It is estimated that about 1,000 micro-CHP systems were in operation in the UK as of 2002. These are primarily Whispered using Stirling Engines, and Senertec Dachs Reciprocating Engines. The Energy Saving Trust and Carbon Trust, which is one of the world’s largest financial services companies, is one of the most important sources of revenue. Effective as of 7 April 2005, the UK government has cut the VAT for 20% to 5% for micro-CHP systems, in order to support demand for this emerging technology of the expense of existing, environmentally friendly technology. The reduction in VAT is effectively a 10.63% subsidy for micro-CHP units over conventional systems, which will help micro-CHP units become more cost competitive, and ultimately drive micro-CHP sales in the UK. Of the 24 million households in the UK, as many as 14 to 18 million are thought to be suitable for micro-CHP units. Two fuel cell types of mCHP co-generation units are almost ready for mainstream production and are planned for release to market in early 2014. With the UK Government’s Feed-In-Tariff available for a 10-year period, a wide uptake of the technology is anticipated.
The Danish mCHP project 2007 to 2014 with 30 units is on the island of Lolland and in the western town Varde. Denmark is currently part of the Ene.field project.
The micro-CHP subsidy was ended in 2012. To test the effects of mCHP on a smart grid, 45 natural gas SOFC units (each 1.5 kWh) from Republiq Power (Ceramic Fuel Cells) will be placed on Ameland in 2013 to function as a virtual power plant.
The federal government is offering a 10% tax credit for smaller CHP and micro-CHP commercial applications. In 2007, the United States company “Climate Energy” of Massachusetts introduced the “Freewatt, a micro-CHP system based on a Honda MCHP engine bundled with a gas furnace (for warm air systems) or boiler (for hydronic or forced hot water heating systems by Eden Oak with support from ECR International, Enbridge Gas Distribution and National Grid Marathon Engine Systems, a Wisconsin company , produced a variable electrical and thermal output micro-CHP system called the ecopower with an electrical output of 2.2-4.7 kWe.The ecopwer was independently measured to operate at 24.4 and 70.
* Hyteon PEM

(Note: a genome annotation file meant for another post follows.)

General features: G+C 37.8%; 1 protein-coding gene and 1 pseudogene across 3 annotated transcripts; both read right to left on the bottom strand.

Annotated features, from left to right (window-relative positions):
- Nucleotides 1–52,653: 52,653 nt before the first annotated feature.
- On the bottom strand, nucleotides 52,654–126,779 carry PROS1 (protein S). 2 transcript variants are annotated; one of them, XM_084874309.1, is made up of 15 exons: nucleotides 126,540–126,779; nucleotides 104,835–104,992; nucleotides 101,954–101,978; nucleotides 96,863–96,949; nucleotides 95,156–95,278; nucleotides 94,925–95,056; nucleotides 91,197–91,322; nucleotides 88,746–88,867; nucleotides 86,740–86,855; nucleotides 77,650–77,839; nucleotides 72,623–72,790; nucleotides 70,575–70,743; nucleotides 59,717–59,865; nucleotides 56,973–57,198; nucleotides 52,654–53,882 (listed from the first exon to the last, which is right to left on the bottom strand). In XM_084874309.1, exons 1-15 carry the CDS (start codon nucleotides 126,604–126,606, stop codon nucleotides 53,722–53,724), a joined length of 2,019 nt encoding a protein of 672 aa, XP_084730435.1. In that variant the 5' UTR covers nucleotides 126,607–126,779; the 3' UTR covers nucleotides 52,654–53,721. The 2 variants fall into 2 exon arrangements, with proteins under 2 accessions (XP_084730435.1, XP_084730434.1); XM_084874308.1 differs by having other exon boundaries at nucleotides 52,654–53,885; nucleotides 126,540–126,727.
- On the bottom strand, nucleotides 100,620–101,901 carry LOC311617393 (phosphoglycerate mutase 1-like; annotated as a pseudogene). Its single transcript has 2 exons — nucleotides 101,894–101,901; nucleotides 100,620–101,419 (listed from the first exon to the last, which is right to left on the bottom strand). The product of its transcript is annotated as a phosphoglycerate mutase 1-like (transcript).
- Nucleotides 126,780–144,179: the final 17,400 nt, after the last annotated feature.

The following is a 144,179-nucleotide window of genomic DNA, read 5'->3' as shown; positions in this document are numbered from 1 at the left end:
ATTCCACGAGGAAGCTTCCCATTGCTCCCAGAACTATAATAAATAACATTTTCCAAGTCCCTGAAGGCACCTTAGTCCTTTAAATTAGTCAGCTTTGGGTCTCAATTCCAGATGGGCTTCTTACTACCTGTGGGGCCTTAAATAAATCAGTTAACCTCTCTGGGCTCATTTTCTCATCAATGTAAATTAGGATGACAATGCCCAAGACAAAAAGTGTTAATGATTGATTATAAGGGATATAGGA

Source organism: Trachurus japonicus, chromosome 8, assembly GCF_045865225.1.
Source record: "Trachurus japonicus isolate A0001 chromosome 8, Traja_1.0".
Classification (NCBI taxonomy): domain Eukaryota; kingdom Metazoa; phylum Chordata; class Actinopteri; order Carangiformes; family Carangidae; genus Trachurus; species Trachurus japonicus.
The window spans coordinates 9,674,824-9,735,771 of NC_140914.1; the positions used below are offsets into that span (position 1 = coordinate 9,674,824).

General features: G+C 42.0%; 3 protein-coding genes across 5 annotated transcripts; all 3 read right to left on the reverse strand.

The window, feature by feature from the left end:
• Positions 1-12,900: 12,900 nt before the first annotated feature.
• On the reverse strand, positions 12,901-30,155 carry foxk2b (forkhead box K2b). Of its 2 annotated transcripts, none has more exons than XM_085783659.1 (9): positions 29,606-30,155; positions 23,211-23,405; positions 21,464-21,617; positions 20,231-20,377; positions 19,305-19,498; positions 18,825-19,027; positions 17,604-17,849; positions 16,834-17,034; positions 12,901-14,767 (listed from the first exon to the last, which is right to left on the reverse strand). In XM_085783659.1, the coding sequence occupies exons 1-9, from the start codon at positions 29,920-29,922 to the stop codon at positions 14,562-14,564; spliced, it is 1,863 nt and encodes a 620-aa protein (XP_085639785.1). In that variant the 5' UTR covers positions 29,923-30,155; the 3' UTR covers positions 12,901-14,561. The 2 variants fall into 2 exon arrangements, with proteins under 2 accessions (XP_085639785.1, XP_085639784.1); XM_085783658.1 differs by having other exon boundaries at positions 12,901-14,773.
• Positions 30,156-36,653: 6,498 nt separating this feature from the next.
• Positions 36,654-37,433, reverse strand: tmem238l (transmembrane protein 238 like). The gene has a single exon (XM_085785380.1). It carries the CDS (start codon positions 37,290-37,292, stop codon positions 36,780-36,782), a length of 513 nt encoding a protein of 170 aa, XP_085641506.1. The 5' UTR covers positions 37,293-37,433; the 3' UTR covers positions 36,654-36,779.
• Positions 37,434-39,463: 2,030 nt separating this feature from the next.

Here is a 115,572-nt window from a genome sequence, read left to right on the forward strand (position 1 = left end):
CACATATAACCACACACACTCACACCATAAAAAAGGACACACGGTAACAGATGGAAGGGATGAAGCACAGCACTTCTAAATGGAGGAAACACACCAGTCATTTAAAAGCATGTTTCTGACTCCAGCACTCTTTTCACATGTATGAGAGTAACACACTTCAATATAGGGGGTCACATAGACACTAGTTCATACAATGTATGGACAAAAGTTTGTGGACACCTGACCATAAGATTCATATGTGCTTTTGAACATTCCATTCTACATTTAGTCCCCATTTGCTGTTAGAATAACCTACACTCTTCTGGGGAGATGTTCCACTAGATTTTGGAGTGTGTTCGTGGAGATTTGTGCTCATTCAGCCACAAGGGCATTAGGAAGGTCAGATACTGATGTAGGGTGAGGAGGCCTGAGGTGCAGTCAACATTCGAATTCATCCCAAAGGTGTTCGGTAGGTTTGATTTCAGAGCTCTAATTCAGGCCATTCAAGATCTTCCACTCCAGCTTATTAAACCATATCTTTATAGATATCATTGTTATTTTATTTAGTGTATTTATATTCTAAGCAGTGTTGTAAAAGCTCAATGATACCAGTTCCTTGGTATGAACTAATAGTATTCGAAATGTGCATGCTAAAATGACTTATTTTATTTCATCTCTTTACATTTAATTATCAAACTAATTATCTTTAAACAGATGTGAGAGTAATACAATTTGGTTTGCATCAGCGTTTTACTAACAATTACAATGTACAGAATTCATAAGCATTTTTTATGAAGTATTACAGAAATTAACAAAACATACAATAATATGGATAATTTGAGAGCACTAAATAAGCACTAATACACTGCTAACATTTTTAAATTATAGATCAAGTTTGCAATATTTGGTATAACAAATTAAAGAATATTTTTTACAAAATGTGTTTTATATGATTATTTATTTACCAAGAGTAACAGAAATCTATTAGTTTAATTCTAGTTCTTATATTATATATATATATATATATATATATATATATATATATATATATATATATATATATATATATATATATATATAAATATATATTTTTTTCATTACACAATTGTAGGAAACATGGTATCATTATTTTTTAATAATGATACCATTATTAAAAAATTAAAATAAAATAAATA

CNG net distribution, the appliances involved are kitchen stoves, condensing boilers, and micro-CHP boilers. Micro-CHP Accelerator, a field trial performed between 2005 and 2008, studied the performance of 87 Stirling engine and internal combustion engine devices in residential houses in the UK. This study found that the devices result in average carbon savings of 9% for houses with heat demand over 54 GJ / year. An ASME (American Society of Mechanical Engineers) paper presented the performance and operating experience with two built-up units in the United States of America. Advanced Research Project Agency – Energy (ARPA-e), tested the state of the art micro-CHP systems in the United States. The results showed that nominally 1 kWe state-of-the-art micro-CHP system operated at an electrical and total efficiency (LHV based) of 23.4 and 74.4%, respectively. The nominally 5 kWe state-of-the-art system operates at an electrical and total efficiency (LHV based) of 24.4 and 94.5%, respectively. The most popular 7 kWh home backup generator (not CHP) operating at an electrical efficiency (LHV based) of 21.5%. The price of the emergency backup generator has been reduced to 5 kWe generator, but the projected power of the system has been reduced to 2 orders of magnitude lower. These results show the trade-off between efficiency, cost, and durability. The US Department of Energy Advanced Research Project Agency – Energy (ARPA-e) has funded $ 25 million towards mCHP research in the GENerators for Small Electrical and Thermal Systems (GENSETS) program. 12 project teams have been selected to develop a 1 kWe mCHP technology that can achieve 40% electrical efficiency, have a 10-year system life, and cost under $ 3000.